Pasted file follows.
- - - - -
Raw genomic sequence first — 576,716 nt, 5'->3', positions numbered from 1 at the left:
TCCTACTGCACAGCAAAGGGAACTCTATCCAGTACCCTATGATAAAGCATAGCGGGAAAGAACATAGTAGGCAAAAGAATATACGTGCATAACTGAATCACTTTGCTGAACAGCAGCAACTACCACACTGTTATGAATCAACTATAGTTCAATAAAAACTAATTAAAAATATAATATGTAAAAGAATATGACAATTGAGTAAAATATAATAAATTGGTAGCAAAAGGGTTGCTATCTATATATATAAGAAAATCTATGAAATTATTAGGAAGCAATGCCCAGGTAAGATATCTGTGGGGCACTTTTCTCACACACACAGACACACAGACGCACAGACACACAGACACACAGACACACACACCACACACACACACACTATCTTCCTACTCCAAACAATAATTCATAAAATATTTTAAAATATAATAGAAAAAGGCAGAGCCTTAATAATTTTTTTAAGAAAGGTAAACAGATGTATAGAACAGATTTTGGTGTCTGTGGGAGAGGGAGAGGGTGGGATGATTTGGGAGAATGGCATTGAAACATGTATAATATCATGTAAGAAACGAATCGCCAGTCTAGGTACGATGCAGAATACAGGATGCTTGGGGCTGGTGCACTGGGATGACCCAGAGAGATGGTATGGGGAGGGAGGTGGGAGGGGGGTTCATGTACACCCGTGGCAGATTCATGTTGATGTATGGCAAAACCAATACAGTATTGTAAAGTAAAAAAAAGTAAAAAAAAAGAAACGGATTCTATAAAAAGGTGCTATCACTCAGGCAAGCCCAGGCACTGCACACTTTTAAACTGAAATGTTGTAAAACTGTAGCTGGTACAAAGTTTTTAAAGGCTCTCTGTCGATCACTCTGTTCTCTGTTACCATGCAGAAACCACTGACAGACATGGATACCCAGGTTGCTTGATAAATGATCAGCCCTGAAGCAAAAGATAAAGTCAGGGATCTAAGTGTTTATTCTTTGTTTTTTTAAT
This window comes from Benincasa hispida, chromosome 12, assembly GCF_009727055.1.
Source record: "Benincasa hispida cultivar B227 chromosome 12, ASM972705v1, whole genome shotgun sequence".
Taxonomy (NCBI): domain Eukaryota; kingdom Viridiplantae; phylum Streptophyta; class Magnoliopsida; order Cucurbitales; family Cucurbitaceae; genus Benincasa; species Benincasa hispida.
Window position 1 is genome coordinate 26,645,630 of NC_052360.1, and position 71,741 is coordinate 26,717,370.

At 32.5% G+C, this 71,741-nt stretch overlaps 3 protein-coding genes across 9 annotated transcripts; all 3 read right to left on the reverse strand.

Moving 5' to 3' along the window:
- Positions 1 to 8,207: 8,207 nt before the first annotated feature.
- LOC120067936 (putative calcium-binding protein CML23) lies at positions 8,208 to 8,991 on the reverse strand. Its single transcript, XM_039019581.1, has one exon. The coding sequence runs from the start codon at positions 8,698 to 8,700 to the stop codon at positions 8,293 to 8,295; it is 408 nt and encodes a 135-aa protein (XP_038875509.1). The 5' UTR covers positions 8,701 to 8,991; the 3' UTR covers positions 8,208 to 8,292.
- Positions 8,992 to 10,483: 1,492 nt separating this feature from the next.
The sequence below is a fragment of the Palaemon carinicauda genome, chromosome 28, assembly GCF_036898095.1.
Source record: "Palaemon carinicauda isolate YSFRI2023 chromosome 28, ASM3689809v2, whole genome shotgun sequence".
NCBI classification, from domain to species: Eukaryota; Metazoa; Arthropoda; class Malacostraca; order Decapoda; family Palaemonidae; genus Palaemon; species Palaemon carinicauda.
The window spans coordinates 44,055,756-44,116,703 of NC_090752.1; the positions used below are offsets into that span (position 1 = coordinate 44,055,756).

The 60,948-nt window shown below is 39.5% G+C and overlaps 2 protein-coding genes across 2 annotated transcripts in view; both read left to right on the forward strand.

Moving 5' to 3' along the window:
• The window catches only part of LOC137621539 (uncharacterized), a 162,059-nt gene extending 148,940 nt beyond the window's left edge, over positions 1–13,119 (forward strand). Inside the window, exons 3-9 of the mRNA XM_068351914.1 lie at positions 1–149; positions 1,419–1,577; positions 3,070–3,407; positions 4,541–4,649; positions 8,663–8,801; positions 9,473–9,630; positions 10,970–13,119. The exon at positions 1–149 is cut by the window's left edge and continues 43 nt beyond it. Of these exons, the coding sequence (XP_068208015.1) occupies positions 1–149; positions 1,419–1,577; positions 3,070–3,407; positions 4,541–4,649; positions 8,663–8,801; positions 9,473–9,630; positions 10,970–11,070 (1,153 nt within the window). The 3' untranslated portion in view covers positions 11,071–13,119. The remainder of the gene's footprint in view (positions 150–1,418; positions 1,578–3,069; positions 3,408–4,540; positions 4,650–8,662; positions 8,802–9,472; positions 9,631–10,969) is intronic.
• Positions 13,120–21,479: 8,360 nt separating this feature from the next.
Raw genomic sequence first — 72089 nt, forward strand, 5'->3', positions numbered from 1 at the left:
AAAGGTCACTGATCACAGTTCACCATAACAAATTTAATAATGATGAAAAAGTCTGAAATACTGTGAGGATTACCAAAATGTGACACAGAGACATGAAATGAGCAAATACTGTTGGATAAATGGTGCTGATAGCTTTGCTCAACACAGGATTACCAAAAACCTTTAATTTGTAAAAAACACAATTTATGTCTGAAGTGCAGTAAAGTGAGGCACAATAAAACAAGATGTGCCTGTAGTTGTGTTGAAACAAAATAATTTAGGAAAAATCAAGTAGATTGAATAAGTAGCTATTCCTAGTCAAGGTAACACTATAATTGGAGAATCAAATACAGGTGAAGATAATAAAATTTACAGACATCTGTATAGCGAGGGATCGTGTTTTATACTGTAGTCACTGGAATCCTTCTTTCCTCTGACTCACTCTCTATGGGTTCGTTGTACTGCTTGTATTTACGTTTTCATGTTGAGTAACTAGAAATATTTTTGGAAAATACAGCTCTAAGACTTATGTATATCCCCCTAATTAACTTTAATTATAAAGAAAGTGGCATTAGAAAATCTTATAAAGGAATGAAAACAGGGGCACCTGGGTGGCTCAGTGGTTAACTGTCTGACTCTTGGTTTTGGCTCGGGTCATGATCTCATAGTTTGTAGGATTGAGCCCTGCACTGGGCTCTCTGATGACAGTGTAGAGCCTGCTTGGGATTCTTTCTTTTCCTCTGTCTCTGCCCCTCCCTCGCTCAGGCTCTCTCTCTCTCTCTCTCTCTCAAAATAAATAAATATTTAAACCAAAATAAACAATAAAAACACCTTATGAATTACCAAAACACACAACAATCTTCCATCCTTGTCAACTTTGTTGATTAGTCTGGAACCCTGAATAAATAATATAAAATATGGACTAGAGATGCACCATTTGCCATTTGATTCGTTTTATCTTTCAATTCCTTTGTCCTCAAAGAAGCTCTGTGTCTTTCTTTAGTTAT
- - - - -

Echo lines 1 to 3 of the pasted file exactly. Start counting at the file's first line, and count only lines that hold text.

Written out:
Raw genomic sequence first — 576,716 nt, 5'->3', positions numbered from 1 at the left:
TCCTACTGCACAGCAAAGGGAACTCTATCCAGTACCCTATGATAAAGCATAGCGGGAAAGAACATAGTAGGCAAAAGAATATACGTGCATAACTGAATCACTTTGCTGAACAGCAGCAACTACCACACTGTTATGAATCAACTATAGTTCAATAAAAACTAATTAAAAATATAATATGTAAAAGAATATGACAATTGAGTAAAATATAATAAATTGGTAGCAAAAGGGTTGCTATCTATATATATAAGAAAATCTATGAAATTATTAGGAAGCAATGCCCAGGTAAGATATCTGTGGGGCACTTTTCTCACACACACAGACACACAGACGCACAGACACACAGACACACAGACACACACACCACACACACACACACTATCTTCCTACTCCAAACAATAATTCATAAAATATTTTAAAATATAATAGAAAAAGGCAGAGCCTTAATAATTTTTTTAAGAAAGGTAAACAGATGTATAGAACAGATTTTGGTGTCTGTGGGAGAGGGAGAGGGTGGGATGATTTGGGAGAATGGCATTGAAACATGTATAATATCATGTAAGAAACGAATCGCCAGTCTAGGTACGATGCAGAATACAGGATGCTTGGGGCTGGTGCACTGGGATGACCCAGAGAGATGGTATGGGGAGGGAGGTGGGAGGGGGGTTCATGTACACCCGTGGCAGATTCATGTTGATGTATGGCAAAACCAATACAGTATTGTAAAGTAAAAAAAAGTAAAAAAAAAGAAACGGATTCTATAAAAAGGTGCTATCACTCAGGCAAGCCCAGGCACTGCACACTTTTAAACTGAAATGTTGTAAAACTGTAGCTGGTACAAAGTTTTTAAAGGCTCTCTGTCGATCACTCTGTTCTCTGTTACCATGCAGAAACCACTGACAGACATGGATACCCAGGTTGCTTGATAAATGATCAGCCCTGAAGCAAAAGATAAAGTCAGGGATCTAAGTGTTTATTCTTTGTTTTTTTAAT
This window comes from Benincasa hispida, chromosome 12, assembly GCF_009727055.1.